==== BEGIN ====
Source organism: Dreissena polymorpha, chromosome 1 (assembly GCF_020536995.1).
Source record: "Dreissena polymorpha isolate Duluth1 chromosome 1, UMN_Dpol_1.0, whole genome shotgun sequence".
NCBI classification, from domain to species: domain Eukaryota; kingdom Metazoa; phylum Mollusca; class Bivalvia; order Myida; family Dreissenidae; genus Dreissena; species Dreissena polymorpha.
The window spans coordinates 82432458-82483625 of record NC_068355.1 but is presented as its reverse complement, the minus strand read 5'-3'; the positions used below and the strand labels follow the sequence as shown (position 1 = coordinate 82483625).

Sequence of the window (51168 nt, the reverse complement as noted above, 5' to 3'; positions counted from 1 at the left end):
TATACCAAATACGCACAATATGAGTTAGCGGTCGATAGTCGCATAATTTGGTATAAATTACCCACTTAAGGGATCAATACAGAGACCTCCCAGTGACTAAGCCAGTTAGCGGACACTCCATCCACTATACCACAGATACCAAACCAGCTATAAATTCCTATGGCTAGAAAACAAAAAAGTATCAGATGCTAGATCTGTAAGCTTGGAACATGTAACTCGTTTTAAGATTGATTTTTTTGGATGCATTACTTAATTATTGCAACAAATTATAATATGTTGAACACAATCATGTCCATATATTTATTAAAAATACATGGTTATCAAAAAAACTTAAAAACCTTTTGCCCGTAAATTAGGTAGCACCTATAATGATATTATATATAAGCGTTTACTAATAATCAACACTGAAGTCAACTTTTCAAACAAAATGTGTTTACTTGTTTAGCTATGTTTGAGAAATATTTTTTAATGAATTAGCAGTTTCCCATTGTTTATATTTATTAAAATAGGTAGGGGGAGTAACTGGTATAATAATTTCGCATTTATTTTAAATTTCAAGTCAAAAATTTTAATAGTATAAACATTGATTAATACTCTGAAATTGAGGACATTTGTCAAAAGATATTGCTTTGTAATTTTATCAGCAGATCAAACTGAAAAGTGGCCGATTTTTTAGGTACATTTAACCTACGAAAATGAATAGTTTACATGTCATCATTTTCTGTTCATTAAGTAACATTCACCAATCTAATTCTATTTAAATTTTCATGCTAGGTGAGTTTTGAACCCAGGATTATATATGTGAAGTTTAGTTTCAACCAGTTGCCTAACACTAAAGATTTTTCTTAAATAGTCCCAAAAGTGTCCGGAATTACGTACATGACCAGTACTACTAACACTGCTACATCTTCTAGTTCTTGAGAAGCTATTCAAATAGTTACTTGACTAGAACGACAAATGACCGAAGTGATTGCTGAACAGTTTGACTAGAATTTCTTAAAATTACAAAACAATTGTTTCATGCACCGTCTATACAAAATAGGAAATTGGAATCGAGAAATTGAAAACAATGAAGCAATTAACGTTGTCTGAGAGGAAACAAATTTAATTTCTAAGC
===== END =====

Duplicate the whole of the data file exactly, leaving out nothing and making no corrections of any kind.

Source organism: Dreissena polymorpha, chromosome 1 (assembly GCF_020536995.1).
Source record: "Dreissena polymorpha isolate Duluth1 chromosome 1, UMN_Dpol_1.0, whole genome shotgun sequence".
NCBI classification, from domain to species: domain Eukaryota; kingdom Metazoa; phylum Mollusca; class Bivalvia; order Myida; family Dreissenidae; genus Dreissena; species Dreissena polymorpha.
The window spans coordinates 82432458-82483625 of record NC_068355.1 but is presented as its reverse complement, the minus strand read 5'-3'; the positions used below and the strand labels follow the sequence as shown (position 1 = coordinate 82483625).

Sequence of the window (51168 nt, the reverse complement as noted above, 5' to 3'; positions counted from 1 at the left end):
TATACCAAATACGCACAATATGAGTTAGCGGTCGATAGTCGCATAATTTGGTATAAATTACCCACTTAAGGGATCAATACAGAGACCTCCCAGTGACTAAGCCAGTTAGCGGACACTCCATCCACTATACCACAGATACCAAACCAGCTATAAATTCCTATGGCTAGAAAACAAAAAAGTATCAGATGCTAGATCTGTAAGCTTGGAACATGTAACTCGTTTTAAGATTGATTTTTTTGGATGCATTACTTAATTATTGCAACAAATTATAATATGTTGAACACAATCATGTCCATATATTTATTAAAAATACATGGTTATCAAAAAAACTTAAAAACCTTTTGCCCGTAAATTAGGTAGCACCTATAATGATATTATATATAAGCGTTTACTAATAATCAACACTGAAGTCAACTTTTCAAACAAAATGTGTTTACTTGTTTAGCTATGTTTGAGAAATATTTTTTAATGAATTAGCAGTTTCCCATTGTTTATATTTATTAAAATAGGTAGGGGGAGTAACTGGTATAATAATTTCGCATTTATTTTAAATTTCAAGTCAAAAATTTTAATAGTATAAACATTGATTAATACTCTGAAATTGAGGACATTTGTCAAAAGATATTGCTTTGTAATTTTATCAGCAGATCAAACTGAAAAGTGGCCGATTTTTTAGGTACATTTAACCTACGAAAATGAATAGTTTACATGTCATCATTTTCTGTTCATTAAGTAACATTCACCAATCTAATTCTATTTAAATTTTCATGCTAGGTGAGTTTTGAACCCAGGATTATATATGTGAAGTTTAGTTTCAACCAGTTGCCTAACACTAAAGATTTTTCTTAAATAGTCCCAAAAGTGTCCGGAATTACGTACATGACCAGTACTACTAACACTGCTACATCTTCTAGTTCTTGAGAAGCTATTCAAATAGTTACTTGACTAGAACGACAAATGACCGAAGTGATTGCTGAACAGTTTGACTAGAATTTCTTAAAATTACAAAACAATTGTTTCATGCACCGTCTATACAAAATAGGAAATTGGAATCGAGAAATTGAAAACAATGAAGCAATTAACGTTGTCTGAGAGGAAACAAATTTAATTTCTAAGC